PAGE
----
By Bob Cartwright - 17th July 2012 10:30am
"Are the road surfaces in Cheshire East the worst in Western Europe?" That was a question which was put recently to the AudlemOnline webteam.
Undeterred by the sheer enormity of the task, the webteam decided to find out. We headed off to five countries chosen at random (and, coincidentally, where we just happened to be going on holidays) — France, Belgium, Germany, Spain and, a little nearer home, Wales.
We were determined not to be diverted on our travels by the fine wines on offer, the excellent food and glorious sunshine — except in Wales, where it just rained!
Instead, the webteam focussed their undivided attention upon searching for potholes!
Potholes and more
As regular readers will know, indeed anyone walking, cycling or driving around Cheshire East can see all too clearly, there are potholes everywhere.
Add in grids on the tilt, cracked and broken road surfaces and sinking, poorly maintained pavements and you start to wonder where the Council's roads budget goes.
Only the elderly will remember a road being resurfaced properly locally with the surface scraped away and proper hardcore and then tarmac relaid. For years it's seemingly been patch and mend — with the potholes simply re-emerging after the next bout of rain or frost.
The result: vehicles swerving into the middle of the road to avoid deep potholes, damage to tyres and car suspensions, and cyclists never able to take their eyes off the road surface before them for fear of being thrown over the handlebars.
We picked a selection of areas, some rich, some less so, for comparison with Cheshire:
- The Mosel Valley and Rhineland Palatinate in Germany
- Alsace in Eastern France
- North East Majorca, partly because Audlem Cycling Club were visiting the area a few weeks before our potholing search took place. The Cycling Club later told us, by the way, they find the road surfaces there absolutely brilliant.
- North Wales
Amazingly, our search for potholes elsewhere in Europe proved fruitless.
A raised manhole cover was found in Pollenca in Majorca and Belgian towns still like their cobbles. But potholes, no — the occasional slightly cracked surface, but that was it, on the main roads and B-roads we travelled.
Resurfaced and Painted
What was staggering was the way most roads had been regularly resurfaced and even more regularly painted with white lines. There were bicycle lanes galore and, very often, roads had recently been completely rebuilt.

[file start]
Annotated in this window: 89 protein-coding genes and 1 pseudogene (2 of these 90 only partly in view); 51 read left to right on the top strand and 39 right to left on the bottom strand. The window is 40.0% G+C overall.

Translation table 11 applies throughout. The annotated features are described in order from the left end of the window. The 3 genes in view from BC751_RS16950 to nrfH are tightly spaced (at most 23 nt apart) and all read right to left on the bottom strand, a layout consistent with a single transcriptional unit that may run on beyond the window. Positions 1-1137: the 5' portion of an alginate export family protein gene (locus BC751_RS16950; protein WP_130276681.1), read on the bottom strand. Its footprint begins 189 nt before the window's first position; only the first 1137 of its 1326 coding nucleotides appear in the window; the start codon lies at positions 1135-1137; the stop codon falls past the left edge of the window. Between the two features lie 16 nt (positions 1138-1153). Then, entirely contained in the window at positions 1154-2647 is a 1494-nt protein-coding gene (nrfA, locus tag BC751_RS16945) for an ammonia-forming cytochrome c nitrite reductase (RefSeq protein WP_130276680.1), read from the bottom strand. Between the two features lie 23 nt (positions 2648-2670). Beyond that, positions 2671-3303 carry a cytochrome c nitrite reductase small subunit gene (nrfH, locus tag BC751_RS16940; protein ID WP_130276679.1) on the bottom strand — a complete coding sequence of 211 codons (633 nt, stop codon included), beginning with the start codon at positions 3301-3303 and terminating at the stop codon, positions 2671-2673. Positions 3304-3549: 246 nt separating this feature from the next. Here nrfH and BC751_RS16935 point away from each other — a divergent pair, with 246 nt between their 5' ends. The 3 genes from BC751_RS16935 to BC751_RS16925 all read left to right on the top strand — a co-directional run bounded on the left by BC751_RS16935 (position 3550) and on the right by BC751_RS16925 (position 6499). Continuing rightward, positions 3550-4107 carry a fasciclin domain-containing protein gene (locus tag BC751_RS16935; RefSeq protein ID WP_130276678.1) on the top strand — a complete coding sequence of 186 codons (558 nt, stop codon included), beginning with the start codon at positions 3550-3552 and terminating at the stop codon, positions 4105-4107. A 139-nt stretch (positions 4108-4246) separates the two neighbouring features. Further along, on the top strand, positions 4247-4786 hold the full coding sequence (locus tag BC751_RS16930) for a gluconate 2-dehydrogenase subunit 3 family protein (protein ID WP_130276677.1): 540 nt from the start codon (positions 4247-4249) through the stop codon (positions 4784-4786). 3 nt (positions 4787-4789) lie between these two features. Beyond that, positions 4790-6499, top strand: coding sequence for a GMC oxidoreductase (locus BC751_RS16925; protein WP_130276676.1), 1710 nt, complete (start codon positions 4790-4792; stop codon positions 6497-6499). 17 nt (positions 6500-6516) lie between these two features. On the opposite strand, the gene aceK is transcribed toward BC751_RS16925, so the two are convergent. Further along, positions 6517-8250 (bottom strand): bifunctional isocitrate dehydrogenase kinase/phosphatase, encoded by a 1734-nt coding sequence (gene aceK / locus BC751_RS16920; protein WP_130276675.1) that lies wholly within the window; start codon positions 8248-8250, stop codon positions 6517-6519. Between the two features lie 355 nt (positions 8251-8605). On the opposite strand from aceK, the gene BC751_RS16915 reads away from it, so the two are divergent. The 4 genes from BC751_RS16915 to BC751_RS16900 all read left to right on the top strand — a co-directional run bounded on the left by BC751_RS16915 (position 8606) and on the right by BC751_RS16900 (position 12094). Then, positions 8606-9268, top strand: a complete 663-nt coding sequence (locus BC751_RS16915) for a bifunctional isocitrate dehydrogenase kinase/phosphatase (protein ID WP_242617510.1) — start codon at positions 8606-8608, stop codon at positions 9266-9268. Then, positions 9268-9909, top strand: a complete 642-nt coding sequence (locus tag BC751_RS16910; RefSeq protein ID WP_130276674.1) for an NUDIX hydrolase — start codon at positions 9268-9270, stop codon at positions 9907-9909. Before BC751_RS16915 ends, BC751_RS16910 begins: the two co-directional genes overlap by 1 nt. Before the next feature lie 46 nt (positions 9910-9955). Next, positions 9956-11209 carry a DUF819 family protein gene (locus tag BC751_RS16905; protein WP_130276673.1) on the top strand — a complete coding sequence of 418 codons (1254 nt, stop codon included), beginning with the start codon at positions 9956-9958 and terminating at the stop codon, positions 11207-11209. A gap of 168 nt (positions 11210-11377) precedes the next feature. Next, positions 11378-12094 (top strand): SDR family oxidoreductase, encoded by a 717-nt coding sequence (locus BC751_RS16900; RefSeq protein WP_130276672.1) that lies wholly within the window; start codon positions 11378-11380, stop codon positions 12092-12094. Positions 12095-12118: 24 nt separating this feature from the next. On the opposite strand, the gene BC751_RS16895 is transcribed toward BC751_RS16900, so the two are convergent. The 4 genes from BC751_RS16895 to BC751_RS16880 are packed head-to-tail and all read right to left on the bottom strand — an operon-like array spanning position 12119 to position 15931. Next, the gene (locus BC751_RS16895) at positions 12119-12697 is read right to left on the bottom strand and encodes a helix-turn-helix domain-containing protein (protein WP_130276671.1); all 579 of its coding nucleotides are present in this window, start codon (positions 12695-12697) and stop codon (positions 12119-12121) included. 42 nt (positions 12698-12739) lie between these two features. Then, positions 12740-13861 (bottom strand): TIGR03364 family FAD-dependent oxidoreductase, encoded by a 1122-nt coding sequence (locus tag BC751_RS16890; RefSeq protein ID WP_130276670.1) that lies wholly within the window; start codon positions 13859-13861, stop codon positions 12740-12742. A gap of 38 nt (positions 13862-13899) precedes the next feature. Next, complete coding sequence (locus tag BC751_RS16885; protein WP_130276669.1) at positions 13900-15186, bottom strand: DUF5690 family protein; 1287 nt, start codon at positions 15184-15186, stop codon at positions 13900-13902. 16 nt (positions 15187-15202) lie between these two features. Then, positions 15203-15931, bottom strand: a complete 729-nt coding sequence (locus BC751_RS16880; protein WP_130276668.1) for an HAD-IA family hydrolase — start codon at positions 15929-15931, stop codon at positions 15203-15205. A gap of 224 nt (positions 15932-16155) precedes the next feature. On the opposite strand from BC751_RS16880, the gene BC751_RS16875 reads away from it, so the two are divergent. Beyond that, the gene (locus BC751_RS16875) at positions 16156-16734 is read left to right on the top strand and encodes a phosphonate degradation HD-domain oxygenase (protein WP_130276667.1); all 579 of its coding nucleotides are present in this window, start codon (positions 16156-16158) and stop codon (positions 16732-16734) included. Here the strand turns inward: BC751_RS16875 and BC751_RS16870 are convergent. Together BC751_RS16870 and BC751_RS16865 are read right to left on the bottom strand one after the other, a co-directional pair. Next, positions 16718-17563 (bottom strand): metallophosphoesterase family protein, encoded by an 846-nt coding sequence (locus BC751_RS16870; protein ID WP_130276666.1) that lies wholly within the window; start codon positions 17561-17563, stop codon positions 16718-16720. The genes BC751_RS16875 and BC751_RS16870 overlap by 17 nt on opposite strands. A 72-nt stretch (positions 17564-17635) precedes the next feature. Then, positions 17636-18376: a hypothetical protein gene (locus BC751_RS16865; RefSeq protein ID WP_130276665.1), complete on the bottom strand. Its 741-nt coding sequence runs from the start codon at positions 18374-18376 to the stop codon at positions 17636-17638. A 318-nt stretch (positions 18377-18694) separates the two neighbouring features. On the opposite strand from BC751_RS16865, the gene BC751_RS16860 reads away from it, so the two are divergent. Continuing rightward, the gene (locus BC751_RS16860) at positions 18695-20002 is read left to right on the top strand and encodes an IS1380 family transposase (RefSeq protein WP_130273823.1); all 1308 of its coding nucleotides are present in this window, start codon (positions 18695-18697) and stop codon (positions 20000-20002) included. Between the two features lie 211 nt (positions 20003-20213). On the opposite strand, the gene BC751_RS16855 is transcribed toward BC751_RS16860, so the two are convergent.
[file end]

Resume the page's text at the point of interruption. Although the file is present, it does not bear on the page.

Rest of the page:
As nearby as Wales, a long section of the A5 was being properly resurfaced the day we passed by — not just chippings chucked over some wet tarmac, as we see locally, but a proper resurfacing job that should last for years.
Nowhere did we see anything that would compare with Coole Lane, between Audlem and Nantwich. Possibly a visit to deepest Africa would be needed to find similar conditions to stretches of that road.
First pothole after 650 miles
On the main roads, there was nothing to match the desperately poor surface of the A525 through Audlem. Indeed, on a 650-mile return journey from Alsace, the first pothole encountered was after exactly 645 miles of driving — just after leaving Woore (in Shropshire, to be fair) on the final stretch back into Audlem.
Can it be down to financial pressure? Well, Spain is in serious difficulty, but judging by its roads, the Spanish at least have something positive to see from their recent profligacy; Belgium is also in a pickle with political instability; France has financial issues akin to Britain and in Germany, well, somehow you expect efficiency and properly maintained roads there.
The problems are not all down to Cheshire East Council. The appalling road surfaces were there when Cheshire County Council was the responsible authority. Since Cheshire was re-structured politically, we have to admit that the international Financial storm has hit — but it hit Belgium, France, Germany, Spain and Wales too, yet their roads are not falling apart.
We asked Cheshire East last week if our findings are fair and perhaps to explain in detail why our roads are such a mess. Most importantly, do they plan to do anything about the surfaces in the foreseeable future. Their answer was:
"Cheshire East Council will lobby Government for additional funding to help repair roads damaged during the recent downpours.
Councillor Rod Menlove, Cabinet member in charge of environmental services, said: ""The borough's urban and rural roads have suffered three consecutive harsh winters and pot holes are appearing at a rate faster than can be filled.
"We estimate that by the end of the year, the Borough will have recorded over 30,000 pot holes on the network and have had to divert vital resources from other parts of the Highway budget to make sure that roads remain safe for all road users. Each pothole repair costs on average £50. That represents a lot of money and manpower and we should not be expected to cope with this alone."
"Let me assure residents that our leader Councillor Michael Jones and I will be knocking on the door of Government very loudly with a good business case as to why we need money to make our roads safe and passable.
"While we have a statutory duty to repair our roads, we also have a statutory duty to make sure that we are properly funded from central Government for this purpose.
"This will be my personal challenge before we move ahead into the next winter."
Until this happens, on the basis of our international research, Cheshire East are the undisputed 2012 winners of 'The Worst Roads in Western Europe Award'.
Hopefully, it's a title that might just encourage some action and improvement in the future. We will be watching.
If you find potholes, please report them to Cheshire East. And, if possible, take a photo and email it to Audlem Online.
Friday 18th Oct
Scout and Guide Hall
Aston Methodist Hall